The following table is based on the threshold prestige score after removing rater effect, the variable PRESTG105PLUS in the supplemental Excel file. This is a more reliable indicator than using the straight average of the prestige scores because it provides better discrimination among occupations in the middle of the prestige hierarchy and removes the rater effect (for a much more detailed description, see the afore-linked Methodology Report 124). Since the scores themselves are only relevant in the context of other occupations, I also include the rank of the prestige score among all rated occupations (1=highest, 493=lowest). Then, to provide a weight of this rank by population, the approximate percentile rank of persons in the occupation among all employed persons.

OCC Code Label Prestige Rank Percentile
1005 Computer and information research scientists 93.6 12 2%
1006 Computer systems analysts 90.5 31 4%
1007 Information security analysts 80.2 83 16%
1010 Computer programmers 87.2 45 6%
1020 Software developers, applications and systems software 78.2 93 18%
1030 Web developers 83.0 68 14%
1050 Computer support specialists 54.6 195 39%
1060 Database Administrators 80.4 82 16%
1105 Network and Computer Systems Administrators 81.8 75 15%
1106 Computer network architects 91.7 20 3%
1107 Computer occupations, all other 61.6 163 32%

Among our selected technical occupations, “Computer and information research scientists” has the highest prestige score at 93.6. This ranks 12th among all occupations listed in the 2010 Census. When ranked by population, this means Computer and information research scientists are among the top 2% of all people based on the prestige of their job. The lowest ranked, “Computer support specialists” is still well above the median, at the 39th percentile. It is interesting to note the perception that “support” positions are regarded as having lower social status, whereas “scientists” are typically held in high social esteem.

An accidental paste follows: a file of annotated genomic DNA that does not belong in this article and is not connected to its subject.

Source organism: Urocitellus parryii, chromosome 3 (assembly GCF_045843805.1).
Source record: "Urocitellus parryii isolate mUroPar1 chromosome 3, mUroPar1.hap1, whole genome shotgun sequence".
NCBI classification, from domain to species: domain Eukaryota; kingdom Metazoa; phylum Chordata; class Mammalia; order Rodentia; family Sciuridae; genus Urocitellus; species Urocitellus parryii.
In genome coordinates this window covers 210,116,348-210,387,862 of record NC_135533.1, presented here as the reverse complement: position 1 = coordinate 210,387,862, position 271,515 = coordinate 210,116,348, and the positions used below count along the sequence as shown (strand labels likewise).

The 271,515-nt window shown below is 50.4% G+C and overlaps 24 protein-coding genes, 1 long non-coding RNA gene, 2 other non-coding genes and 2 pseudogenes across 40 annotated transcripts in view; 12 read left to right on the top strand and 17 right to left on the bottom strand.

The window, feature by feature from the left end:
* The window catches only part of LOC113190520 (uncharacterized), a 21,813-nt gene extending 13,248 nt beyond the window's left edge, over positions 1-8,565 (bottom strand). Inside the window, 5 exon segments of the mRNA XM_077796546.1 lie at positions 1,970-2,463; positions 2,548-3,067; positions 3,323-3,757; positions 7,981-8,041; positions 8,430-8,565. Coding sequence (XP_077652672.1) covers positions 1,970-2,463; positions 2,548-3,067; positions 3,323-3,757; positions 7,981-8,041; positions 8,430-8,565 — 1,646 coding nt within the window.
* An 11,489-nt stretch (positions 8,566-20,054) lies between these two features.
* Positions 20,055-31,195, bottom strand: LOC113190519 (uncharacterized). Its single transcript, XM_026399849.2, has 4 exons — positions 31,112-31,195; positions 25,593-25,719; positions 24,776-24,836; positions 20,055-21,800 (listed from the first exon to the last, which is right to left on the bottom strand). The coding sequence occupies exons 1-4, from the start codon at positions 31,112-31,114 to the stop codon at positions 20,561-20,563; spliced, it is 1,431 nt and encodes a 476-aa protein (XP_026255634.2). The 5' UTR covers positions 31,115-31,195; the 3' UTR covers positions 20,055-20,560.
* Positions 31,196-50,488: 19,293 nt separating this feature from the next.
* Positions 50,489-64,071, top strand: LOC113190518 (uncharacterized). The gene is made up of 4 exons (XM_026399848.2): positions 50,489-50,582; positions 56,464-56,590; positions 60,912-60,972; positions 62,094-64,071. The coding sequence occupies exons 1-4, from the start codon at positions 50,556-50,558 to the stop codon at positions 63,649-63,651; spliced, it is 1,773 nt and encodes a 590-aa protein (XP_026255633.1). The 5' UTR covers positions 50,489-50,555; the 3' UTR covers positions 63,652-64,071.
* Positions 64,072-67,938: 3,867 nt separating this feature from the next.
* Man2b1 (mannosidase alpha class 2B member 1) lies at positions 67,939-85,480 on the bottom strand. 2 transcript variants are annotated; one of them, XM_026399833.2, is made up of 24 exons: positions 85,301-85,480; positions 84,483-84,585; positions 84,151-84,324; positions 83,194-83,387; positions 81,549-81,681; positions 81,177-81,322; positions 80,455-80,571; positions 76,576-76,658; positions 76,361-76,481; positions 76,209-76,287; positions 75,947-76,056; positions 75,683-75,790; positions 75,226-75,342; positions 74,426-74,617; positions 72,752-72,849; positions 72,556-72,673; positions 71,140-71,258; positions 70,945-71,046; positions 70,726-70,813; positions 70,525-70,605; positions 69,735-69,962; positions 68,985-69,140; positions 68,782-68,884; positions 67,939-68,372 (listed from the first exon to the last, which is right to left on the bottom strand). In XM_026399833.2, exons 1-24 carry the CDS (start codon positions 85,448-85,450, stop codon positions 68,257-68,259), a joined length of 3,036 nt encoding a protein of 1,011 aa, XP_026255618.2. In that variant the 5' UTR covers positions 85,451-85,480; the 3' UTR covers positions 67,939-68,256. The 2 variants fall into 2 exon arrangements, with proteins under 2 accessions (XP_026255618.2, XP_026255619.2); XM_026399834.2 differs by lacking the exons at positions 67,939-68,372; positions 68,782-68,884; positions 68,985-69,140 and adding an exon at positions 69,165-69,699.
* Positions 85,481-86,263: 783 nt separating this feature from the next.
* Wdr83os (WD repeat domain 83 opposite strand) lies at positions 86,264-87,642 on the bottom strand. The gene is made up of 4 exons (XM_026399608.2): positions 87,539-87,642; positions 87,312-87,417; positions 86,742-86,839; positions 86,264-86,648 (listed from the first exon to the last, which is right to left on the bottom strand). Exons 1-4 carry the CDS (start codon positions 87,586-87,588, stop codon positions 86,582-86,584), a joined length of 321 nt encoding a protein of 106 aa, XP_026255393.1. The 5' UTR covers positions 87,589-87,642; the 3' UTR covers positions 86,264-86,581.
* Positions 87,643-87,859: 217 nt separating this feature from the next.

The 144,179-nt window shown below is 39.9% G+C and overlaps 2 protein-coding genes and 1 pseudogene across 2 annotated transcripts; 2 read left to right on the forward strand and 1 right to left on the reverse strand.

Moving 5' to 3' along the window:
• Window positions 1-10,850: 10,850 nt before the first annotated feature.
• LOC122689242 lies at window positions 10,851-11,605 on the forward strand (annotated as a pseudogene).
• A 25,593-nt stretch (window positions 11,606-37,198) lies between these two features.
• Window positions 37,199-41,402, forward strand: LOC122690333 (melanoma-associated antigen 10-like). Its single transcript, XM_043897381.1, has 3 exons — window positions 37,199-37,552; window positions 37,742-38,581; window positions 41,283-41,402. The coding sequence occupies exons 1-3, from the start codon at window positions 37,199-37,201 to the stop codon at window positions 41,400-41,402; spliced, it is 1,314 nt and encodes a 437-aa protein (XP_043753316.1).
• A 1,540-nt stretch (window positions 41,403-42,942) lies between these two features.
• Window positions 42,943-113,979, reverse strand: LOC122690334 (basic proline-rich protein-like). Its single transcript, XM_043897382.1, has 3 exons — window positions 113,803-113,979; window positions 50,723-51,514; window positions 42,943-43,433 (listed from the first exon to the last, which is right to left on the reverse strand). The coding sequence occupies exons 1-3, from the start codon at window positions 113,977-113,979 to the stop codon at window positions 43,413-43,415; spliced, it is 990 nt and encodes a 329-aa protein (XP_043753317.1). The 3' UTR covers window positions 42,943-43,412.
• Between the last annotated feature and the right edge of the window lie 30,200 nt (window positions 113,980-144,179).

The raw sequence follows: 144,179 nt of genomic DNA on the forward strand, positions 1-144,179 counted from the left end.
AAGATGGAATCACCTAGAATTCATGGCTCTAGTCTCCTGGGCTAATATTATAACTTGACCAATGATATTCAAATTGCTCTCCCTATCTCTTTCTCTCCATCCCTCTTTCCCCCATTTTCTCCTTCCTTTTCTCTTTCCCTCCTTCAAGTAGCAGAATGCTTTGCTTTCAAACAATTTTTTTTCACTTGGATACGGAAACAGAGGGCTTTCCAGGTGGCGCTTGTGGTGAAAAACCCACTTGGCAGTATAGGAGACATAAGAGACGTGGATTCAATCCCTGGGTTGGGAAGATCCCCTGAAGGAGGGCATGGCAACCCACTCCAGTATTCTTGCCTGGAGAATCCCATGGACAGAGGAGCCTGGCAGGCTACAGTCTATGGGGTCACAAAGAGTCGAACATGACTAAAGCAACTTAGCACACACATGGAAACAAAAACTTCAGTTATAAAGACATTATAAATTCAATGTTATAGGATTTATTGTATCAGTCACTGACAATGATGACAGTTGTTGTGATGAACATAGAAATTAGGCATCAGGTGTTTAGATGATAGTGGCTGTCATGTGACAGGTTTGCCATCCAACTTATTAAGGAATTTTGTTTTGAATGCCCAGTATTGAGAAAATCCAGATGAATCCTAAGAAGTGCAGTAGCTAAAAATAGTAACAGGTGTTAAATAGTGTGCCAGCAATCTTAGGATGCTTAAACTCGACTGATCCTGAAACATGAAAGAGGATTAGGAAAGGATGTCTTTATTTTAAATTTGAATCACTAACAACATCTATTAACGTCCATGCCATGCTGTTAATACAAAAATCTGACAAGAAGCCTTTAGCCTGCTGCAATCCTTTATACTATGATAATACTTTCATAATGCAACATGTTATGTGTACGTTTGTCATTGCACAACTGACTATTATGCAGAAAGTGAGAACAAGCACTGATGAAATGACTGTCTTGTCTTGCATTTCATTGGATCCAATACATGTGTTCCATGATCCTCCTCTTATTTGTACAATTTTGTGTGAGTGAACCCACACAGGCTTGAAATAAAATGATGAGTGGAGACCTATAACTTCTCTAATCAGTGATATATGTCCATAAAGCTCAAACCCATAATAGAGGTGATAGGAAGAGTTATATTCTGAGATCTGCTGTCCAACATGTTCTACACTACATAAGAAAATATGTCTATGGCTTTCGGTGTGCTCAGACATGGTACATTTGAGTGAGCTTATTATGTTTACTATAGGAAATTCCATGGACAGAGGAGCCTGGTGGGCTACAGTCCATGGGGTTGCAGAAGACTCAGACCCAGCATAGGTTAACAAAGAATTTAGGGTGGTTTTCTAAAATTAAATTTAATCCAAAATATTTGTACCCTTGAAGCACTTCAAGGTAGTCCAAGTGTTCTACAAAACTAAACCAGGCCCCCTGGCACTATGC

After scientists, “Computer network architects” have the next highest prestige score at the 3rd percentile followed by “Computer systems analysts” at the 4th percentile. What was most striking to me was the contrast between “Computer programmers” at the 6th percentile versus “Software developers” who are much lower, at the 18th percentile. In my earlier post on Age and Tech, I found that “Software developers” have the highest mean ($104,401) and median ($95,000) earnings (full-time year-round workers) among all these selected tech occupations. “Computer programmers” are in the middle of the pack with a mean of $85,783 and median of $80,000. Anecdotally I can attest to a preference among my peers to be known as ‘Software Developers’ or ‘Software Engineers’, as opposed to “Computer Programmers” due to a perception that the former is more skilled while the title ‘programmer’ perhaps implies more junior, less skilled, rote mechanical work. Interestingly, the public at large sees things differently and so “Computer programmers” actually enjoy a higher social status than “Software developers”.

Another interesting finding is that “Web developers” which had the lowest mean ($62,148) and median ($58,000) earnings among our technical occupations ranks rather highly in prestige at the 14th percentile as compared to other tech occupations that have higher earnings. The prestige of Web developers is higher than that of “Information security analysts”, whose average earnings are almost 50% higher. My theory is that because nearly everyone interacts with websites, Web developers are one of the most visible technical occupations among the non-technical population. Since the public is more familiar with the products of Web developers, much more so than those working in security or databases, this familiarity leads them to associate Web developers with higher social standing.